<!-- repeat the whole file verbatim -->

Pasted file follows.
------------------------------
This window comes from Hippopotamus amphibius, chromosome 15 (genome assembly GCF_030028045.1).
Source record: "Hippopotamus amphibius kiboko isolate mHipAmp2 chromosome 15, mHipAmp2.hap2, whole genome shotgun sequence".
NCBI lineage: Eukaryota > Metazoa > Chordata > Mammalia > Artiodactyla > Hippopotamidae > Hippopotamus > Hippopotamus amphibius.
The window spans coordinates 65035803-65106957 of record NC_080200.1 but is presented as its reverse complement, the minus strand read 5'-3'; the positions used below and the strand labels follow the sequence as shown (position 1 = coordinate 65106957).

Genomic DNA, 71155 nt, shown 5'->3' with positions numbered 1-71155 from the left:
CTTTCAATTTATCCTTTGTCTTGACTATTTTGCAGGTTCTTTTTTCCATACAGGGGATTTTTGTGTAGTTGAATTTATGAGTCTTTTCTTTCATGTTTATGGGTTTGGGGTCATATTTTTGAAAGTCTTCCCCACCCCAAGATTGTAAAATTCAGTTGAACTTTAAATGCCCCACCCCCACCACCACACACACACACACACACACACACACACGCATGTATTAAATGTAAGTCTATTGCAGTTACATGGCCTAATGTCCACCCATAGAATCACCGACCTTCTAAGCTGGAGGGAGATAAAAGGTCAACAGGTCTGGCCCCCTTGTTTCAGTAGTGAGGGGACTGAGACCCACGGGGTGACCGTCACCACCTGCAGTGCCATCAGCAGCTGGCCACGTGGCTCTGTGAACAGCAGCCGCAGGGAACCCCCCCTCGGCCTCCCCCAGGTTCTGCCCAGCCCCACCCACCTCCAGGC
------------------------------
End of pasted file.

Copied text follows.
This window comes from Hippopotamus amphibius, chromosome 15 (genome assembly GCF_030028045.1).
Source record: "Hippopotamus amphibius kiboko isolate mHipAmp2 chromosome 15, mHipAmp2.hap2, whole genome shotgun sequence".
NCBI lineage: Eukaryota > Metazoa > Chordata > Mammalia > Artiodactyla > Hippopotamidae > Hippopotamus > Hippopotamus amphibius.
The window spans coordinates 65035803-65106957 of record NC_080200.1 but is presented as its reverse complement, the minus strand read 5'-3'; the positions used below and the strand labels follow the sequence as shown (position 1 = coordinate 65106957).

Genomic DNA, 71155 nt, shown 5'->3' with positions numbered 1-71155 from the left:
CTTTCAATTTATCCTTTGTCTTGACTATTTTGCAGGTTCTTTTTTCCATACAGGGGATTTTTGTGTAGTTGAATTTATGAGTCTTTTCTTTCATGTTTATGGGTTTGGGGTCATATTTTTGAAAGTCTTCCCCACCCCAAGATTGTAAAATTCAGTTGAACTTTAAATGCCCCACCCCCACCACCACACACACACACACACACACACACACACGCATGTATTAAATGTAAGTCTATTGCAGTTACATGGCCTAATGTCCACCCATAGAATCACCGACCTTCTAAGCTGGAGGGAGATAAAAGGTCAACAGGTCTGGCCCCCTTGTTTCAGTAGTGAGGGGACTGAGACCCACGGGGTGACCGTCACCACCTGCAGTGCCATCAGCAGCTGGCCACGTGGCTCTGTGAACAGCAGCCGCAGGGAACCCCCCCTCGGCCTCCCCCAGGTTCTGCCCAGCCCCACCCACCTCCAGGC